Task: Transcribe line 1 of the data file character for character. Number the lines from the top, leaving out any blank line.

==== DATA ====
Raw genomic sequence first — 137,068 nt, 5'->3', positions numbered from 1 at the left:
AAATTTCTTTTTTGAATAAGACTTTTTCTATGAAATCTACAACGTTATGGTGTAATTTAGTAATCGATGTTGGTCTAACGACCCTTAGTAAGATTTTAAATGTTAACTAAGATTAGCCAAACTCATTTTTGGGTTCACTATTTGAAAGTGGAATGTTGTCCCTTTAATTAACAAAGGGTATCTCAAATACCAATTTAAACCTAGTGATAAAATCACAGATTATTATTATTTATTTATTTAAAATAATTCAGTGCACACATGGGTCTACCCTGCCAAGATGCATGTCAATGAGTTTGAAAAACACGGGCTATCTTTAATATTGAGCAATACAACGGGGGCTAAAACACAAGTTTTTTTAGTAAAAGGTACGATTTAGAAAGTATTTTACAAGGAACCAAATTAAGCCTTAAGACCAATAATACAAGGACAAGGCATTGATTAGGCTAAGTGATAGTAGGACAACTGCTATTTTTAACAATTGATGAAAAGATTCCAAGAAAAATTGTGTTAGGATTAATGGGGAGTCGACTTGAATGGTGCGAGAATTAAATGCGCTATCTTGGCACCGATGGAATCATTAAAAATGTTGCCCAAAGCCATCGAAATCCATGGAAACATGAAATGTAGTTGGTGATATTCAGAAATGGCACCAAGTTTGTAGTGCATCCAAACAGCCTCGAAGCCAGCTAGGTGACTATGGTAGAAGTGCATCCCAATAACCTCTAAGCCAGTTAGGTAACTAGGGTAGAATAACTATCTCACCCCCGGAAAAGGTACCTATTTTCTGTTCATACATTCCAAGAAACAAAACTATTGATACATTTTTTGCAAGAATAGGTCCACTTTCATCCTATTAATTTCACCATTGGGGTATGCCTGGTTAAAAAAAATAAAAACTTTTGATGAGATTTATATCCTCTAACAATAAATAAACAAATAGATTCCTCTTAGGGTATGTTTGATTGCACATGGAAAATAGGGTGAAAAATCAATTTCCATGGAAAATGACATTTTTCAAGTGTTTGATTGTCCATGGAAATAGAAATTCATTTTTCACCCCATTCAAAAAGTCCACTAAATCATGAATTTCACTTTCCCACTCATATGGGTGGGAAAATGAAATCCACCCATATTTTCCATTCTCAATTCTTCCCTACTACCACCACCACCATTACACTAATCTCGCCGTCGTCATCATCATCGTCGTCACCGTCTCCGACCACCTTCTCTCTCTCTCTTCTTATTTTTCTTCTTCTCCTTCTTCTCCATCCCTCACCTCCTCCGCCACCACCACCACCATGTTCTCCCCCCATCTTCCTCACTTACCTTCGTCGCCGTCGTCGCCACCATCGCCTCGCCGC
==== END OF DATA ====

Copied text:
Raw genomic sequence first — 137,068 nt, 5'->3', positions numbered from 1 at the left: